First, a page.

A few notable posts pertaining to mobile medical applications came through my Twitter feed / Inbox recently, so I wanted to share!
The latest mobile medical application news on the industry's collective mind is the issuance of an "It has come to our attention..." letter sent to Biosense Technologies in India, essentially questioning why Biosense has not obtained 510(k) clearance for their uChek mobile application. The device is a mobile medical application for phones that takes a picture of urinalysis strips and compares the color against a standard to make a determination about the status of a patients urine. It also includes a box that controls external light to ensure better quality of the results. From a "fan" standpoint, it's an awesome device and technology. You can see it demo-ed during the TED talk given by the company's CEO.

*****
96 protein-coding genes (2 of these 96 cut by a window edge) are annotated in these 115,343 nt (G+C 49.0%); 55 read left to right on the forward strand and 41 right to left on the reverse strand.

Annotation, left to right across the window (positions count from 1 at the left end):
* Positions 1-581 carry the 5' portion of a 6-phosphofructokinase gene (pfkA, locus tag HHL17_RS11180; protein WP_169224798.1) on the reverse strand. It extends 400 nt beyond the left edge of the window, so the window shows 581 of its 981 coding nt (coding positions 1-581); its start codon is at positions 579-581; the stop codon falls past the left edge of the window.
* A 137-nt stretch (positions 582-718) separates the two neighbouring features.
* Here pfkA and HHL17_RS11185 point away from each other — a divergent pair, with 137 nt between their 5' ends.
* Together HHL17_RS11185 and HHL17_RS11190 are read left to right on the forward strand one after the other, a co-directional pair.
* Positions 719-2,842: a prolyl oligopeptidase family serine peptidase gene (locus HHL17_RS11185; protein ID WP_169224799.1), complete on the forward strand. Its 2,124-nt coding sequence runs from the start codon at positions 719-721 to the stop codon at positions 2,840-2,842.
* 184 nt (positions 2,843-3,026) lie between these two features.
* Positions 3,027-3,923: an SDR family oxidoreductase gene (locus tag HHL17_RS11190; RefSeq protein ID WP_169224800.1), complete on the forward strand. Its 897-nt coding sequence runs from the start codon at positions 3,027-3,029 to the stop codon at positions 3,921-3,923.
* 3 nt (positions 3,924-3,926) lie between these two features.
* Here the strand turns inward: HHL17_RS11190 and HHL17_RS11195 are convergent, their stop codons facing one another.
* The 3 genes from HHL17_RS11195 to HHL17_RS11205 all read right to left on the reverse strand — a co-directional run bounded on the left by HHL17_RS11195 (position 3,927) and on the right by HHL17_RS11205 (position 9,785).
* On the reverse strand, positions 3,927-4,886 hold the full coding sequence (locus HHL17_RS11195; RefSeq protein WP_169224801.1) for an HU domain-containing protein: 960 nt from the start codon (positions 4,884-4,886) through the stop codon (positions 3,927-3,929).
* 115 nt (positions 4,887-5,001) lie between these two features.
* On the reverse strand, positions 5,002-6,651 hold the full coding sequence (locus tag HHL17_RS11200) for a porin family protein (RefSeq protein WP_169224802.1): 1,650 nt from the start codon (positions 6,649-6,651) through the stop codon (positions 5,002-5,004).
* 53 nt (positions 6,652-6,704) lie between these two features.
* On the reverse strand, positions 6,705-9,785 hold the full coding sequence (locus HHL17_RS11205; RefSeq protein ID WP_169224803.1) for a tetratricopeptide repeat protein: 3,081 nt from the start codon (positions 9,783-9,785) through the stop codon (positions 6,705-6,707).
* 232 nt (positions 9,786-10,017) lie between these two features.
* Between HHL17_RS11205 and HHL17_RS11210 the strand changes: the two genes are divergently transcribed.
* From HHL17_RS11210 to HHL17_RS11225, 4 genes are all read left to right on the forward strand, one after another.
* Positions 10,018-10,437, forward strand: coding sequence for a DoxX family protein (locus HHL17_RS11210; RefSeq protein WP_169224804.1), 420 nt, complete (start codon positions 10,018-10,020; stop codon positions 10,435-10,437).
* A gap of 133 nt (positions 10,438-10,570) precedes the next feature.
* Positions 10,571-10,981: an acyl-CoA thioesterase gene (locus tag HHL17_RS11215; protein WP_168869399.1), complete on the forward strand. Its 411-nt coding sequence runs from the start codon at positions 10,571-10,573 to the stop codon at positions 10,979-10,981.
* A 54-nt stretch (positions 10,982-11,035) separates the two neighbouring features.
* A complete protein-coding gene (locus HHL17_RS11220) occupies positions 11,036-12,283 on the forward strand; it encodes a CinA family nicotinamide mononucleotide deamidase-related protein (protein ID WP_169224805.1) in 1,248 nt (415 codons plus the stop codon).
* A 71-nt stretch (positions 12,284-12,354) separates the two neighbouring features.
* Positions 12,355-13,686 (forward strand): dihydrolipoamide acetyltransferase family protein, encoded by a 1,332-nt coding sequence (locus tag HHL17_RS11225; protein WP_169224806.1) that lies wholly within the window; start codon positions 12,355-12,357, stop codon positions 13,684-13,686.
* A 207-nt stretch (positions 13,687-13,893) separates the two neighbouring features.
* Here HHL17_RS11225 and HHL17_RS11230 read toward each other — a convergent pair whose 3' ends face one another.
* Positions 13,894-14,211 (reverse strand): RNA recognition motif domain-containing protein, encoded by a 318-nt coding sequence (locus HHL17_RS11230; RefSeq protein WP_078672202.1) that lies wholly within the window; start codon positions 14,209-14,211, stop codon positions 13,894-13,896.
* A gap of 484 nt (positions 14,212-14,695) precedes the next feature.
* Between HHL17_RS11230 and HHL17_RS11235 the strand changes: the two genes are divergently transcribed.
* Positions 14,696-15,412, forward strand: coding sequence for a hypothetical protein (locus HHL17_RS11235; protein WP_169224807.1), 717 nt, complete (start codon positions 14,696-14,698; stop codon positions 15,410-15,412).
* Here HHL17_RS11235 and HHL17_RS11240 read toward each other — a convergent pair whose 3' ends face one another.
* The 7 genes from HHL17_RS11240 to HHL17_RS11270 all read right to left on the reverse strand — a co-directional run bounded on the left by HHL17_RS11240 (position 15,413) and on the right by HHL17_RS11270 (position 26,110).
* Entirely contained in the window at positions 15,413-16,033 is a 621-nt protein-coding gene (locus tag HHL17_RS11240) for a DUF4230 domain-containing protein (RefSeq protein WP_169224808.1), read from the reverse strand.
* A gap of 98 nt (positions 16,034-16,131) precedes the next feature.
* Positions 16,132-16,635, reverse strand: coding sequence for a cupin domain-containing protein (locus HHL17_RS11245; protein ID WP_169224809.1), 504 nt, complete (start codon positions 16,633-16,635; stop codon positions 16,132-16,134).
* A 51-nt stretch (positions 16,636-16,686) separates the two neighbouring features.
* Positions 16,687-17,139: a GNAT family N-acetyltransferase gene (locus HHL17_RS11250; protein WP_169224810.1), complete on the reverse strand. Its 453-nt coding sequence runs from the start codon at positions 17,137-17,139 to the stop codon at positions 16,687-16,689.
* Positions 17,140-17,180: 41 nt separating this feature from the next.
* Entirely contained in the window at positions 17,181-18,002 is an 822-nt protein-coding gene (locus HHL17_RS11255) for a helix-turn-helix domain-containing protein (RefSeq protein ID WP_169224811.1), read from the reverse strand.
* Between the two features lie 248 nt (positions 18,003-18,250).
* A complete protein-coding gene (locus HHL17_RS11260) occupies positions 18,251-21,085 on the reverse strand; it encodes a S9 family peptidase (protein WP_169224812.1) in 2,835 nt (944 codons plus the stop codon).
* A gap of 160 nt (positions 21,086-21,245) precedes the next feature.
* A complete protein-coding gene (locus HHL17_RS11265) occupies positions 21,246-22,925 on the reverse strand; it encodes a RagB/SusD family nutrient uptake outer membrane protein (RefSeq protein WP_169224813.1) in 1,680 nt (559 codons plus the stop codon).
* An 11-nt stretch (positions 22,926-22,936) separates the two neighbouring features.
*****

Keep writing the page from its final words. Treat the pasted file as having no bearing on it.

With the recent announcement of 510(k) clearance of a retinal examining attachment and companion app can we now declare the outcry against the FDA finished?
I sat down tonight, as I do every night that I write a blog post, and I started reading the prior posts from my colleagues. I had every intention of writing on a different topic tonight, but something struck a chord with me when I looked through the blogs. They all had something in common. It’s something that we as regulatory and quality folks struggle with and love at the same time. It’s the topic of precedence.
In a bit of a change for today's post, I'm going to highlight some of the big news items that came through my inbox last week:
In a fantastic case of science-fiction-meets-reality, Qualcomm created the X Prize Foundation to challenge developers and innovators to create a Star Trek Tricorder. The prize? $10M!
To continue our product highlights within mobile health, we turn to Aycan's "Aycan Mobile" product which received clearance on September 12, 2012. A picture of its use on an iPad is shown on their website.
The topic of this week's post was a bit more challenging than normal. Ever since my inadvertent "reboot" of the Everyday Usability series, my brain was stuck in that frame of mind. Even today I struggled to break my mind from it.